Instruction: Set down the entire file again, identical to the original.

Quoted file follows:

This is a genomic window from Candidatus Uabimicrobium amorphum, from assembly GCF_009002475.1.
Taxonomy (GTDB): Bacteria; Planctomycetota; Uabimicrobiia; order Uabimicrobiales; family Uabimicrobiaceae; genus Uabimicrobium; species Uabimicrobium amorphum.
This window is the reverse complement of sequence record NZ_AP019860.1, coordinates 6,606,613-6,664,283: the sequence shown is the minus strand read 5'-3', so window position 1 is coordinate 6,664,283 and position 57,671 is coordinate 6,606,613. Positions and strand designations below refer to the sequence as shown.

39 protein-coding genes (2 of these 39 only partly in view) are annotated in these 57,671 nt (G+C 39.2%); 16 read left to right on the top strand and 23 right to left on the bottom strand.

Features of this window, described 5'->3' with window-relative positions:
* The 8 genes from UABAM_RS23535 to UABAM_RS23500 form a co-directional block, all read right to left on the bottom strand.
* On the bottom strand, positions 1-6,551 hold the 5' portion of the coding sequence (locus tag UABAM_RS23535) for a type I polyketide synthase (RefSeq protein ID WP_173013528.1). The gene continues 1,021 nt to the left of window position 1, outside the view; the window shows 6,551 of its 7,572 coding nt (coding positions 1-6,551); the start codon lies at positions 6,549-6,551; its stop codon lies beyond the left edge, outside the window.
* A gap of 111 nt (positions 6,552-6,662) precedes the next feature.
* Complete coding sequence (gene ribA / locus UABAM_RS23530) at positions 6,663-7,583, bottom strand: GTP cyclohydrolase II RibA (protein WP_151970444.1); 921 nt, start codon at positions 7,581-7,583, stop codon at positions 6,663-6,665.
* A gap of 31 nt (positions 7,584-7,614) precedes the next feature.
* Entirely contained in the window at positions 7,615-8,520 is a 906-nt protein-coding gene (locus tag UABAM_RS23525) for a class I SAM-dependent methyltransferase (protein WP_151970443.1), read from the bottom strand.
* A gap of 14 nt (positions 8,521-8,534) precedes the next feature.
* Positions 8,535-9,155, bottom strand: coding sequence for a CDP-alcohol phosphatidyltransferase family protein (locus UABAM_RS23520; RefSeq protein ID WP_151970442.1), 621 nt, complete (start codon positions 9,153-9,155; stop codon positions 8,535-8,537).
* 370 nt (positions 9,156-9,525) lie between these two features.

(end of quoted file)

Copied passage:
This is a genomic window from Candidatus Uabimicrobium amorphum, from assembly GCF_009002475.1.
Taxonomy (GTDB): Bacteria; Planctomycetota; Uabimicrobiia; order Uabimicrobiales; family Uabimicrobiaceae; genus Uabimicrobium; species Uabimicrobium amorphum.
This window is the reverse complement of sequence record NZ_AP019860.1, coordinates 6,606,613-6,664,283: the sequence shown is the minus strand read 5'-3', so window position 1 is coordinate 6,664,283 and position 57,671 is coordinate 6,606,613. Positions and strand designations below refer to the sequence as shown.

39 protein-coding genes (2 of these 39 only partly in view) are annotated in these 57,671 nt (G+C 39.2%); 16 read left to right on the top strand and 23 right to left on the bottom strand.

Features of this window, described 5'->3' with window-relative positions:
* The 8 genes from UABAM_RS23535 to UABAM_RS23500 form a co-directional block, all read right to left on the bottom strand.
* On the bottom strand, positions 1-6,551 hold the 5' portion of the coding sequence (locus tag UABAM_RS23535) for a type I polyketide synthase (RefSeq protein ID WP_173013528.1). The gene continues 1,021 nt to the left of window position 1, outside the view; the window shows 6,551 of its 7,572 coding nt (coding positions 1-6,551); the start codon lies at positions 6,549-6,551; its stop codon lies beyond the left edge, outside the window.
* A gap of 111 nt (positions 6,552-6,662) precedes the next feature.
* Complete coding sequence (gene ribA / locus UABAM_RS23530) at positions 6,663-7,583, bottom strand: GTP cyclohydrolase II RibA (protein WP_151970444.1); 921 nt, start codon at positions 7,581-7,583, stop codon at positions 6,663-6,665.
* A gap of 31 nt (positions 7,584-7,614) precedes the next feature.
* Entirely contained in the window at positions 7,615-8,520 is a 906-nt protein-coding gene (locus tag UABAM_RS23525) for a class I SAM-dependent methyltransferase (protein WP_151970443.1), read from the bottom strand.
* A gap of 14 nt (positions 8,521-8,534) precedes the next feature.
* Positions 8,535-9,155, bottom strand: coding sequence for a CDP-alcohol phosphatidyltransferase family protein (locus UABAM_RS23520; RefSeq protein ID WP_151970442.1), 621 nt, complete (start codon positions 9,153-9,155; stop codon positions 8,535-8,537).
* 370 nt (positions 9,156-9,525) lie between these two features.